Chiang Mai, Thailand
Arrived at our hotel close to 2 PM, where we stayed on a main road, but they set the hotel up in such a way that it feels like you’re not in a busy city. Got massages right away at the hotel because they’re 30% off earlier in the day. Went out to eat by Chabad, and checked out the night bizarre (right by Chabad) where there’s lots of souvenir shopping. Took a tuk tuk back to our hotel… first of many! They charge a little more than the regular cabs because they’re cultural, but otherwise there’s nothing faster or safer about them versus a cab.
Hired a private driver and tour guide, with the goal being to take us all the way north to the border of Thailand, near the Golden Triangle (where three countries meet). We first made a pit stop by hot springs that had little markets nearby. One lady was selling baskets of eggs which we cooked in the hot springs (we didn’t eat them because we didn’t recognize the type of egg).
We then went to the White Temple, which was beautiful to look at from the outside (has an entrance fee, we didn’t go in… and also straight up avodah zarah in its prime) – the bathroom was equally as beautiful. There are also something called Lucky Trees in the complex, where we purchased and created our own leaves to add to the trees (but actually we just brought them home 🙂
Got to the border area where we took a boat to Laos (there are three different boat options to take to Laos). We didn’t need to go through customs at Laos, and there wasn’t much to do there, but we were able to go to the markets to by knockoff brand purchases (haggle them down there). Also, just beware, Laos is known as the most bombed country in the world… and it was mainly done by the US, so the American rep there isn’t too hot.
We then took the boat back to the car to go to Myanmar. Passports are a must! There’s also a visa fee in order to get in (around $16 a person). It was also just a huge market area place, more clothing than crafts to buy, so not much to write home about. The drive is three hours each way – on the way there we had a lot of stops to break up the drive, and there was also free WiFi on board.
Hired another driver (without a tour guide) to check out Pai. It was also a three hour drive away, but it was one of our top days of our trip (most people usually spend two days here, so we tried to cram as much possible in as we could). Pai Canyon was our first stop – it’s a self hike, with lots of narrow nooks and crannies (sporty clothing recommended), and beautiful scenery. Cafes are at the bottom where you can buy pure fruit drinks and coconuts post hike.
Our driver then took us to a Chinese village called Santichon Village. It’s one of the three Chinese villages in northern Thailand, populated by the Yunan tribe. Lots to do there – cultural clothing, archery, horseback riding, shooting, and our favorite, man operated Ferris wheel (all activities require an extra fee).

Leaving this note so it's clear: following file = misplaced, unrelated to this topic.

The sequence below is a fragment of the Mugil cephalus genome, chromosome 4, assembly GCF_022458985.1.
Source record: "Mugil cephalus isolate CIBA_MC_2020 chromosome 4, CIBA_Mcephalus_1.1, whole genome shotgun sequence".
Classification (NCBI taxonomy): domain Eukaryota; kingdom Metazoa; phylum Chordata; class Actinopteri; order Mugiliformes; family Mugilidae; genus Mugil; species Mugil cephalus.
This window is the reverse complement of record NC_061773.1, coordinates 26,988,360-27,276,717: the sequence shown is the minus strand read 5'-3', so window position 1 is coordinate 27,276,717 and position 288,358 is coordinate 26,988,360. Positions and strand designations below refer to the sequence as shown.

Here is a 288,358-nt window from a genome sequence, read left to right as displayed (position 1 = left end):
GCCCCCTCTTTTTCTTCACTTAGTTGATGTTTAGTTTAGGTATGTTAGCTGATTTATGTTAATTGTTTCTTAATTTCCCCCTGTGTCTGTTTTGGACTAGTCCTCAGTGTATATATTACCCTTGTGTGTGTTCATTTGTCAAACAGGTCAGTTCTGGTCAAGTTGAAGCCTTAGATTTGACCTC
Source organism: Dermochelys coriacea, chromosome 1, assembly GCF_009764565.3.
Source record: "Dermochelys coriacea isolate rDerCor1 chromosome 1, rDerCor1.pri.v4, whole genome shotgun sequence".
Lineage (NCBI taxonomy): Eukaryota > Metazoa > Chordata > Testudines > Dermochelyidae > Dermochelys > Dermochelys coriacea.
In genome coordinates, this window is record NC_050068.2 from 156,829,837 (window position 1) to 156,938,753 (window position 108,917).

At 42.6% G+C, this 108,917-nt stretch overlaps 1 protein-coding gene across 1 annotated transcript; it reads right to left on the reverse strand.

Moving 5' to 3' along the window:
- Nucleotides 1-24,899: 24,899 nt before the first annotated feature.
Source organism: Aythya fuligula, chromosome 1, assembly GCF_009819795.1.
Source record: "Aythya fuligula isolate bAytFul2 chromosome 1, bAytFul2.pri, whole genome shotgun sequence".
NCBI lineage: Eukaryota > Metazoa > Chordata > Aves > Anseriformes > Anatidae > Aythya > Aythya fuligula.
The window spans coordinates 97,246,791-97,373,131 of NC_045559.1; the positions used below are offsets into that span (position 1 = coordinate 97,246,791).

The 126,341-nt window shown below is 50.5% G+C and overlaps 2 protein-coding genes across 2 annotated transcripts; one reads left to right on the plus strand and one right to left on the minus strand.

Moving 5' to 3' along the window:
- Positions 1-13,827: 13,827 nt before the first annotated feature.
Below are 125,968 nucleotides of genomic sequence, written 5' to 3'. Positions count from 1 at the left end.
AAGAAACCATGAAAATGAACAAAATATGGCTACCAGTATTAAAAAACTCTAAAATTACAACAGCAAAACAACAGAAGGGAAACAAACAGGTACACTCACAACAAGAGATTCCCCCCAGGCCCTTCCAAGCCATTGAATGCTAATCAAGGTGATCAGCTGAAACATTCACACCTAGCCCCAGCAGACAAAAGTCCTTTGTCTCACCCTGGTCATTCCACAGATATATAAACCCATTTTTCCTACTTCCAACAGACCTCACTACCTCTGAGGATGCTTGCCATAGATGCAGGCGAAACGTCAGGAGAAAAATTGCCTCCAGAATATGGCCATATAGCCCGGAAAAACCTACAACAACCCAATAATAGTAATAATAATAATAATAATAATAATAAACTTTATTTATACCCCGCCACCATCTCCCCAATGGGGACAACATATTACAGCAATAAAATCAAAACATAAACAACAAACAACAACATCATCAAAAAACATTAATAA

We checked out the main Pai town next, where we attempted to ride a scooter, but had to settle for tandem bikes to get around. It was a quite town and wasn’t hard to get around. After biking our driver took us to a tree house place, but also throughout the town they have cute stops to take pictures by, like an all pink house. There’s also the Pai Memorial Bridge that has bamboo rafting nearby, and potentially elephant rides.
Mok Fa Waterfall was on our way back to our hotel – there was a little hike to get there. It was quite and didn’t have many tourists around, which was nice.
FRIDAY + SHABBOS
Elephant Retirement Park! The elephants seemed really happy and well cared for there, and we got to take care of the elephants there – bathing them, feeding them, playing in the mud with them. They take some pictures for you on their own, but they also offer professional shots for purchase. Bring a change of clothes, it gets pretty messy! They have lockers for your items as well. We went back to the spa before Shabbos 🙂 Friday night, the Chabad has two meals, an earlier one for families, and a later one for everyone else. It was about a half hour walk from our hotel – the food was great, and there were about 150 Shabbos guests. (Most of the food was also gluten free, for all of those who need that information like we did).
** The hotel room we had, had electric toilets, which we were kindav able to turn off. Our hotel lobby had manual toilets though, as did Chabad, so we made an effort to use those. The concierge also was able to open the doors for us, which we had left unlocked but had been re-locked by the time we got there.
Shabbos meal there started a little after 12, and there was only one meal option, with less people this time. Every Saturday there’s a special market in Chiang Mai, so we went Motzei Shabbos and it was really fun and packed. We also bumped into some new buds from our Chabad meals!
Thailand was such a great experience, and we hope more people go and check it out 🙂